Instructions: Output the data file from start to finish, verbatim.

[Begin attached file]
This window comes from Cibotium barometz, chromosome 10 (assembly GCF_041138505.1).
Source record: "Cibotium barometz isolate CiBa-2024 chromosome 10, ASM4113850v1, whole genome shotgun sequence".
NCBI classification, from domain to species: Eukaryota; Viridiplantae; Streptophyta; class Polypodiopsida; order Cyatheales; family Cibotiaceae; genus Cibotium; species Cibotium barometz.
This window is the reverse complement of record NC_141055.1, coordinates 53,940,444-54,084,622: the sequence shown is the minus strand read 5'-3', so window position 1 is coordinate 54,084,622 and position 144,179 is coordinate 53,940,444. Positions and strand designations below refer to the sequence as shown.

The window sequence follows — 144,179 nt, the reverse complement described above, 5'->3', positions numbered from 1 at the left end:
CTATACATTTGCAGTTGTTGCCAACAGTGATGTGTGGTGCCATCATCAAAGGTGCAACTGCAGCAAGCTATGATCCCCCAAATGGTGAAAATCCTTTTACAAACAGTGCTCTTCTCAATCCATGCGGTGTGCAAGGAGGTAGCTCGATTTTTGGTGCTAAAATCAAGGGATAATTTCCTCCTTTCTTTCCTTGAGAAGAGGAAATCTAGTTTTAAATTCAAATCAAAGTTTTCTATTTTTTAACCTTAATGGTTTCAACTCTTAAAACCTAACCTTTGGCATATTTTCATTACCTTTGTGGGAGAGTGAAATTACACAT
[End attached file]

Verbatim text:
This window comes from Cibotium barometz, chromosome 10 (assembly GCF_041138505.1).
Source record: "Cibotium barometz isolate CiBa-2024 chromosome 10, ASM4113850v1, whole genome shotgun sequence".
NCBI classification, from domain to species: Eukaryota; Viridiplantae; Streptophyta; class Polypodiopsida; order Cyatheales; family Cibotiaceae; genus Cibotium; species Cibotium barometz.
This window is the reverse complement of record NC_141055.1, coordinates 53,940,444-54,084,622: the sequence shown is the minus strand read 5'-3', so window position 1 is coordinate 54,084,622 and position 144,179 is coordinate 53,940,444. Positions and strand designations below refer to the sequence as shown.

The window sequence follows — 144,179 nt, the reverse complement described above, 5'->3', positions numbered from 1 at the left end:
CTATACATTTGCAGTTGTTGCCAACAGTGATGTGTGGTGCCATCATCAAAGGTGCAACTGCAGCAAGCTATGATCCCCCAAATGGTGAAAATCCTTTTACAAACAGTGCTCTTCTCAATCCATGCGGTGTGCAAGGAGGTAGCTCGATTTTTGGTGCTAAAATCAAGGGATAATTTCCTCCTTTCTTTCCTTGAGAAGAGGAAATCTAGTTTTAAATTCAAATCAAAGTTTTCTATTTTTTAACCTTAATGGTTTCAACTCTTAAAACCTAACCTTTGGCATATTTTCATTACCTTTGTGGGAGAGTGAAATTACACAT